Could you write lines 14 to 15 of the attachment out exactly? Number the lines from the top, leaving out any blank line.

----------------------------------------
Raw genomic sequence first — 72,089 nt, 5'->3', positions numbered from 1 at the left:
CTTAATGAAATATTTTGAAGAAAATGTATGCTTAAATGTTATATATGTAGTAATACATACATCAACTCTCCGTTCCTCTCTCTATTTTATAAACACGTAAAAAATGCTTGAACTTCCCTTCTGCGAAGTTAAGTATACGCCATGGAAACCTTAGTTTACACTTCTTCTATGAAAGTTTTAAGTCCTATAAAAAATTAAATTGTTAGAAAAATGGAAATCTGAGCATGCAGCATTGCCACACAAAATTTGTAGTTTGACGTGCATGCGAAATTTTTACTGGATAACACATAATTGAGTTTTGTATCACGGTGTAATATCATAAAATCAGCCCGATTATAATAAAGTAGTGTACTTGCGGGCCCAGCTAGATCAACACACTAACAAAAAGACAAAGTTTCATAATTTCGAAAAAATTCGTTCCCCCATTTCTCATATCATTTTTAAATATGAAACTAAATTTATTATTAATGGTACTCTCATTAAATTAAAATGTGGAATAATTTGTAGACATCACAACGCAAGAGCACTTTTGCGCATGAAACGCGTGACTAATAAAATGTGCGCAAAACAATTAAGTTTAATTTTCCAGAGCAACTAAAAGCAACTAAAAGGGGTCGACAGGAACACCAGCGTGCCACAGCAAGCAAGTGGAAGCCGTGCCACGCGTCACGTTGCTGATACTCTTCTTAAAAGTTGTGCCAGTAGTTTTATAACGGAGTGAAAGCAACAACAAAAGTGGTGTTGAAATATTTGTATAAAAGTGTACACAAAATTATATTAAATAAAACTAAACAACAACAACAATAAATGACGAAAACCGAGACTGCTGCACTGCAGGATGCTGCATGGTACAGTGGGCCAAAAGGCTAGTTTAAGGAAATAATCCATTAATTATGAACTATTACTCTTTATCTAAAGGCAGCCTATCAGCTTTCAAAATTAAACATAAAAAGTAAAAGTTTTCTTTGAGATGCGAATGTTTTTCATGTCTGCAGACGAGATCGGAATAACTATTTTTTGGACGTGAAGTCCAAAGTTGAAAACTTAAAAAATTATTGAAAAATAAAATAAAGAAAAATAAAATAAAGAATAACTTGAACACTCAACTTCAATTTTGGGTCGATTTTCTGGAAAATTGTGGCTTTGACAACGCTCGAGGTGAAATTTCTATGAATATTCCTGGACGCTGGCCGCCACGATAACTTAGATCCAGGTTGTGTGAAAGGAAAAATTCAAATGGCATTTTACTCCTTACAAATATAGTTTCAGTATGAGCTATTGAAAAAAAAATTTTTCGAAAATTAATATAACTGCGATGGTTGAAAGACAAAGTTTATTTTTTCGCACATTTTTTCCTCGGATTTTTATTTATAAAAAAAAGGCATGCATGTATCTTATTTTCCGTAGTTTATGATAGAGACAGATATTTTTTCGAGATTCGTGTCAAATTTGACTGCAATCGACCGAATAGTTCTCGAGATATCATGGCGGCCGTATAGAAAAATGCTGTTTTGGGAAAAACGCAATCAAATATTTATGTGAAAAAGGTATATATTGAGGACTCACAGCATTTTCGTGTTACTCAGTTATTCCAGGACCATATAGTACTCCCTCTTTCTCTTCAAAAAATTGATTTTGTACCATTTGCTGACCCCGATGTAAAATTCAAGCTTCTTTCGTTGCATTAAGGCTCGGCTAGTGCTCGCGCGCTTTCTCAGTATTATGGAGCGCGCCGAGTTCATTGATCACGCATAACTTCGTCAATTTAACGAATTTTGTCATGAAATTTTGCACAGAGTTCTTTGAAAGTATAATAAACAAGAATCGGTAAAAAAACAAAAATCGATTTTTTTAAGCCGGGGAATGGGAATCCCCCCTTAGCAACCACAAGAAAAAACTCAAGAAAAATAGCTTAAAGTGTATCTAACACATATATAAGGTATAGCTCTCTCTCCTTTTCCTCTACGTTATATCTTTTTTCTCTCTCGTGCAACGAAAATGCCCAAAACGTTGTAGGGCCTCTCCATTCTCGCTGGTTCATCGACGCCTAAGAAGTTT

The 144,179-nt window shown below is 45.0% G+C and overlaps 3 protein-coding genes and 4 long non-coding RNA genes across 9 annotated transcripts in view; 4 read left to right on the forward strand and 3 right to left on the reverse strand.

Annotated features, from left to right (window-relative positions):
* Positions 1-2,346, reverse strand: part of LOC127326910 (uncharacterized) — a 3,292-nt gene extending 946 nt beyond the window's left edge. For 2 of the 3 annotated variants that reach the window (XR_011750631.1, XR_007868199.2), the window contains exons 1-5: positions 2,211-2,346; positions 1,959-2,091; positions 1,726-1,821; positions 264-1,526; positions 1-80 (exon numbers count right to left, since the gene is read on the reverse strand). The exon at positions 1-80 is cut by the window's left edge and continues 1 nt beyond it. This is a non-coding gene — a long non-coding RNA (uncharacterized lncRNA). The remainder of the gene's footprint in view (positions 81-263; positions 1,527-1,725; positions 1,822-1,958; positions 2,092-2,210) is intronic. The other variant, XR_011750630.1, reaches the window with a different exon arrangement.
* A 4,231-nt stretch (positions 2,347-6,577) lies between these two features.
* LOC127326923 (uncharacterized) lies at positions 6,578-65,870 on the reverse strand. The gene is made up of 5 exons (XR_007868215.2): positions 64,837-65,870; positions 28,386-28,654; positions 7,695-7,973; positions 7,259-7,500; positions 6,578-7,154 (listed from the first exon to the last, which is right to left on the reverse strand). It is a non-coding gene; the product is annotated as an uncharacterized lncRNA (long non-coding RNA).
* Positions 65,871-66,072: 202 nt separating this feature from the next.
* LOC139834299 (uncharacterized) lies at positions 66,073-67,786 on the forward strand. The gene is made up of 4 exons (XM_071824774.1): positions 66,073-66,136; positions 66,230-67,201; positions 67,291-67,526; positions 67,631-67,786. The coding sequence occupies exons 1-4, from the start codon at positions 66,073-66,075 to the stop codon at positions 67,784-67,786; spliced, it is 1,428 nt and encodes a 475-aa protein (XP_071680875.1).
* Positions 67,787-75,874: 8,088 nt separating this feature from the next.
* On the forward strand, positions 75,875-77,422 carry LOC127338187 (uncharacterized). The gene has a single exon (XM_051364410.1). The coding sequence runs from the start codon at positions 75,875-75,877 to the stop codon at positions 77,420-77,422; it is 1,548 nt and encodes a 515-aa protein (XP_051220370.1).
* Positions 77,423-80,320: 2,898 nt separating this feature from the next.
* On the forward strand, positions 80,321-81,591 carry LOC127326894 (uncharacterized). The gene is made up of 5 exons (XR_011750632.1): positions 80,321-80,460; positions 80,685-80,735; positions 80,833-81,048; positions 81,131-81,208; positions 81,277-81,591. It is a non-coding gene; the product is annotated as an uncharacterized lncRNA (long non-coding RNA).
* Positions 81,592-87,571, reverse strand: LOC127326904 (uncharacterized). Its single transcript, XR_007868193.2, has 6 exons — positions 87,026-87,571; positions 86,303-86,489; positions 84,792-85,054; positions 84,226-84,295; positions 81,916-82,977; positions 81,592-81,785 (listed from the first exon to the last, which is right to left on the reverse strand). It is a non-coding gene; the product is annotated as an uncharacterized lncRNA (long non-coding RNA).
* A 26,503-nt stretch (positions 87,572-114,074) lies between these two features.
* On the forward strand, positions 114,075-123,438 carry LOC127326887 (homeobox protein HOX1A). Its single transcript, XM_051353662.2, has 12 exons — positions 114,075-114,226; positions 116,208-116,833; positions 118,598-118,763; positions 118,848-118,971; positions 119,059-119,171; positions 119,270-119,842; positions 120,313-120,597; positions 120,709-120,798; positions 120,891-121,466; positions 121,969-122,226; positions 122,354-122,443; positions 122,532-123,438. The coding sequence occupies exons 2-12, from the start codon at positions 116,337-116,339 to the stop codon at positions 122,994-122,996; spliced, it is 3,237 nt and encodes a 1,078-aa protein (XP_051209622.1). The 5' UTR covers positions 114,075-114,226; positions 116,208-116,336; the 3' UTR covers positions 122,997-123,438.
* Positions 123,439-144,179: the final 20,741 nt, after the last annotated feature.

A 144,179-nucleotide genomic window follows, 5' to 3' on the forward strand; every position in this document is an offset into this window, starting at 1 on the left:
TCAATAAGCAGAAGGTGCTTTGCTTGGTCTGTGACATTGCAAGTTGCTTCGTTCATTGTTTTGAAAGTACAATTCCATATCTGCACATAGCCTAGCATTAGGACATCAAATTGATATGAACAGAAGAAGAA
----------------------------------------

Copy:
* Positions 81,592-87,571, reverse strand: LOC127326904 (uncharacterized). Its single transcript, XR_007868193.2, has 6 exons — positions 87,026-87,571; positions 86,303-86,489; positions 84,792-85,054; positions 84,226-84,295; positions 81,916-82,977; positions 81,592-81,785 (listed from the first exon to the last, which is right to left on the reverse strand). It is a non-coding gene; the product is annotated as an uncharacterized lncRNA (long non-coding RNA).
* A 26,503-nt stretch (positions 87,572-114,074) lies between these two features.